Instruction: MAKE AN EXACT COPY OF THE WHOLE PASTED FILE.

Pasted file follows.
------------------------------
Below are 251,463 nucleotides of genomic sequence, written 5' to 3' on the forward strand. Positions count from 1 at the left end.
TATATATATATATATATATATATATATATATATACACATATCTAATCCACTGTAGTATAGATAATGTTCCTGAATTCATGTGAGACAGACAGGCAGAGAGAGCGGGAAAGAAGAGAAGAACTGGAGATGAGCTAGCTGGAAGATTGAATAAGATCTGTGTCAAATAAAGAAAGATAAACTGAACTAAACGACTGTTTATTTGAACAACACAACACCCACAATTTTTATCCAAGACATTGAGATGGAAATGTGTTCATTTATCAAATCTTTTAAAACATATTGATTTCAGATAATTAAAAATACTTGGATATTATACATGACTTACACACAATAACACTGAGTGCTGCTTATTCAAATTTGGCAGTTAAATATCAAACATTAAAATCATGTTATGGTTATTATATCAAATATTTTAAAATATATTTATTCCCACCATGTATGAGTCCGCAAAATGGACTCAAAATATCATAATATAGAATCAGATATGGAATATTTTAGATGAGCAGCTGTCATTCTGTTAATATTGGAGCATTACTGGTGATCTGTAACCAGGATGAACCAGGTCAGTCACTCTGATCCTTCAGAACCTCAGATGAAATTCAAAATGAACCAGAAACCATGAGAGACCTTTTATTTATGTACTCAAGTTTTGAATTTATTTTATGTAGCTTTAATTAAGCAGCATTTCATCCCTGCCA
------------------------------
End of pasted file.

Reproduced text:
Below are 251,463 nucleotides of genomic sequence, written 5' to 3' on the forward strand. Positions count from 1 at the left end.
TATATATATATATATATATATATATATATATATACACATATCTAATCCACTGTAGTATAGATAATGTTCCTGAATTCATGTGAGACAGACAGGCAGAGAGAGCGGGAAAGAAGAGAAGAACTGGAGATGAGCTAGCTGGAAGATTGAATAAGATCTGTGTCAAATAAAGAAAGATAAACTGAACTAAACGACTGTTTATTTGAACAACACAACACCCACAATTTTTATCCAAGACATTGAGATGGAAATGTGTTCATTTATCAAATCTTTTAAAACATATTGATTTCAGATAATTAAAAATACTTGGATATTATACATGACTTACACACAATAACACTGAGTGCTGCTTATTCAAATTTGGCAGTTAAATATCAAACATTAAAATCATGTTATGGTTATTATATCAAATATTTTAAAATATATTTATTCCCACCATGTATGAGTCCGCAAAATGGACTCAAAATATCATAATATAGAATCAGATATGGAATATTTTAGATGAGCAGCTGTCATTCTGTTAATATTGGAGCATTACTGGTGATCTGTAACCAGGATGAACCAGGTCAGTCACTCTGATCCTTCAGAACCTCAGATGAAATTCAAAATGAACCAGAAACCATGAGAGACCTTTTATTTATGTACTCAAGTTTTGAATTTATTTTATGTAGCTTTAATTAAGCAGCATTTCATCCCTGCCA